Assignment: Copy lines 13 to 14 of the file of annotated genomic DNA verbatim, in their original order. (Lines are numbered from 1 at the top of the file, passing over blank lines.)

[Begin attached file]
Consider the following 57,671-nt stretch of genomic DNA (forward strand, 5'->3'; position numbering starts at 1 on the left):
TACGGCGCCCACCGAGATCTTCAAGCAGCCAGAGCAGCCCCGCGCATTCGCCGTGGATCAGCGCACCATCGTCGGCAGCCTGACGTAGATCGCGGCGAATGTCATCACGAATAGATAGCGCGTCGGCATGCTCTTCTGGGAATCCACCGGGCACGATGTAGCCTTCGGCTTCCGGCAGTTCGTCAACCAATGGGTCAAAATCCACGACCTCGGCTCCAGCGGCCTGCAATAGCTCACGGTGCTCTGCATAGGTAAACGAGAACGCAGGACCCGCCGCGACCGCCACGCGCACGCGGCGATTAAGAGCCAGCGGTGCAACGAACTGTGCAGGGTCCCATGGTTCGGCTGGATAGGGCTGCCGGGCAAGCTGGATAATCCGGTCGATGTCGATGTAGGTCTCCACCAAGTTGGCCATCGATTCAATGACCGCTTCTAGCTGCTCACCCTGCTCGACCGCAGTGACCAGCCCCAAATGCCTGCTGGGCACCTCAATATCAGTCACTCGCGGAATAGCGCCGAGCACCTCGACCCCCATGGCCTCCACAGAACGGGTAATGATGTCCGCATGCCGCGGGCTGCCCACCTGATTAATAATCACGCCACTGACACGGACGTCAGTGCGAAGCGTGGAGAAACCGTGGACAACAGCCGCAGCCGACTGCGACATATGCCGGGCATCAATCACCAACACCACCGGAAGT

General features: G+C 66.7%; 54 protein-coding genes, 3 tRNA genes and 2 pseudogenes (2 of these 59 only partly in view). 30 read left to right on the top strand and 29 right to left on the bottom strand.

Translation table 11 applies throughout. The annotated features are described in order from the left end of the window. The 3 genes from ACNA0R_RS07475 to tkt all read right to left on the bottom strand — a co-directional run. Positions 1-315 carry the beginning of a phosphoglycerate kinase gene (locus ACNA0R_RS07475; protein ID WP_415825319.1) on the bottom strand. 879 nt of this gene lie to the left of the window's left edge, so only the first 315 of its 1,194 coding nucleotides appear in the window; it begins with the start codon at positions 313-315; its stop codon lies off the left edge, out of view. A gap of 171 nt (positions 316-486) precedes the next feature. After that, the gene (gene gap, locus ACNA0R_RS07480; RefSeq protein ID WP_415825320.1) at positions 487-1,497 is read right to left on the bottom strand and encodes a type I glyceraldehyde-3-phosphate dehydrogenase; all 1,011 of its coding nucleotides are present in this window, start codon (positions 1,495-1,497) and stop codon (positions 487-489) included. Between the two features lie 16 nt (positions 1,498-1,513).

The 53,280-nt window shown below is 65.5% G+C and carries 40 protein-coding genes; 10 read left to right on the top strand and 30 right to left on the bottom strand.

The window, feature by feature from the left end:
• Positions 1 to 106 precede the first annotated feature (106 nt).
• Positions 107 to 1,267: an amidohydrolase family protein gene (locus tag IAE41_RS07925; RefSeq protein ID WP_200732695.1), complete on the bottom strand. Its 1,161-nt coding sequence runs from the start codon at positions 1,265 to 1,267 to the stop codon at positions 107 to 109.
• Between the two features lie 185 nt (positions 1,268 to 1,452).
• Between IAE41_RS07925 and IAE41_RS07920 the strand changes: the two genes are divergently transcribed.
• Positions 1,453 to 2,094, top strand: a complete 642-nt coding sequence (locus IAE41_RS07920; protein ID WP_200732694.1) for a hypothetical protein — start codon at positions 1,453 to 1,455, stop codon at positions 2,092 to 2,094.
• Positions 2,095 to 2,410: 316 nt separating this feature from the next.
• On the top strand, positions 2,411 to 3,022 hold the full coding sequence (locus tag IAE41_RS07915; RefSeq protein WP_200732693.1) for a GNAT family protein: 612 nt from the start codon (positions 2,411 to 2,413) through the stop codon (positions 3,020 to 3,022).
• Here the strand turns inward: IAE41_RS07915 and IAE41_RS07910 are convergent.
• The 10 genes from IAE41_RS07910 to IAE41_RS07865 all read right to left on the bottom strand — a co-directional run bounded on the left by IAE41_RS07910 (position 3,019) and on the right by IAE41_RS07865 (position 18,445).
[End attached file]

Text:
• On the top strand, positions 2,411 to 3,022 hold the full coding sequence (locus tag IAE41_RS07915; RefSeq protein WP_200732693.1) for a GNAT family protein: 612 nt from the start codon (positions 2,411 to 2,413) through the stop codon (positions 3,020 to 3,022).
• Here the strand turns inward: IAE41_RS07915 and IAE41_RS07910 are convergent.